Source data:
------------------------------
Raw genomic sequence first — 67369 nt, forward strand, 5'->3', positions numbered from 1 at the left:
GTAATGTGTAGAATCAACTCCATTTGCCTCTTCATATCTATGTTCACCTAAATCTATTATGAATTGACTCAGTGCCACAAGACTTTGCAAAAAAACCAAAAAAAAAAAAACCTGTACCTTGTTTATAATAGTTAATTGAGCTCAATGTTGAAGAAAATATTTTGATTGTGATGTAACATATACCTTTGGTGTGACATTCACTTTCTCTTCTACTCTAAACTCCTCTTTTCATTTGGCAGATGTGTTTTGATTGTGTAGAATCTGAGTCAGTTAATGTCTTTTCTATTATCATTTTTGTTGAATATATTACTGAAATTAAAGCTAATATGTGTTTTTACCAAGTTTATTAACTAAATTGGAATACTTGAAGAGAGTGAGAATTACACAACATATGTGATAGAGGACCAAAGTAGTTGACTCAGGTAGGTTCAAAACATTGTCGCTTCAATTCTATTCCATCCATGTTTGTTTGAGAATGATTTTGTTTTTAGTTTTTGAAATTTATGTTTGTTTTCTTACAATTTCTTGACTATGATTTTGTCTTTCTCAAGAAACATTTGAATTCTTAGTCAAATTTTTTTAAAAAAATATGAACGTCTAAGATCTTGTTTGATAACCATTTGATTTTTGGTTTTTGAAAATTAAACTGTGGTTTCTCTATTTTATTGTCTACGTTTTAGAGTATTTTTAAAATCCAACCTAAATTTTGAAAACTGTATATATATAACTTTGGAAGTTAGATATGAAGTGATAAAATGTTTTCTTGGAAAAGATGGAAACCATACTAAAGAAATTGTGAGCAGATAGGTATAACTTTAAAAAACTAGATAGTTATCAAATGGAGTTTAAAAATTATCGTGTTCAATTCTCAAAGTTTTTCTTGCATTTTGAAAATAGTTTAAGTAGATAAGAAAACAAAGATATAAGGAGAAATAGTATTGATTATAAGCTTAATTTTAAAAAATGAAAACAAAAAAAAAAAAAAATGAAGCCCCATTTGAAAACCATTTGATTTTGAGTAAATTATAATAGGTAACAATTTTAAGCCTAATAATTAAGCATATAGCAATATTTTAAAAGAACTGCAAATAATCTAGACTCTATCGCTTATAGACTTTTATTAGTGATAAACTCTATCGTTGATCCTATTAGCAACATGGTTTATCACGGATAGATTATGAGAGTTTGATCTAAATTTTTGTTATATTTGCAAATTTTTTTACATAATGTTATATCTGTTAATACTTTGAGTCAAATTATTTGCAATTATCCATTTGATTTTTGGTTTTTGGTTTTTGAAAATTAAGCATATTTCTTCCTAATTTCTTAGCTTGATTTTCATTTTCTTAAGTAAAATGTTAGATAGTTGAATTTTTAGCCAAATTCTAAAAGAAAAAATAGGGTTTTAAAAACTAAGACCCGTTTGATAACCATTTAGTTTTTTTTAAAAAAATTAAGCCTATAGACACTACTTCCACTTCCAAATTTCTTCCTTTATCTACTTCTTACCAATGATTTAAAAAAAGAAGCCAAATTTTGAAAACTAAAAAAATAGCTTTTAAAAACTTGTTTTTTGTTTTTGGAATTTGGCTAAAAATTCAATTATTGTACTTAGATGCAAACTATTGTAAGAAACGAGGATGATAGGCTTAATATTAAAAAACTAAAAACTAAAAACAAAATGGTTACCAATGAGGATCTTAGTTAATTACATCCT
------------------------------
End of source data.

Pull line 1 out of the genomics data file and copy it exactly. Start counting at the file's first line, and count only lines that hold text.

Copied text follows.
Raw genomic sequence first — 67369 nt, forward strand, 5'->3', positions numbered from 1 at the left: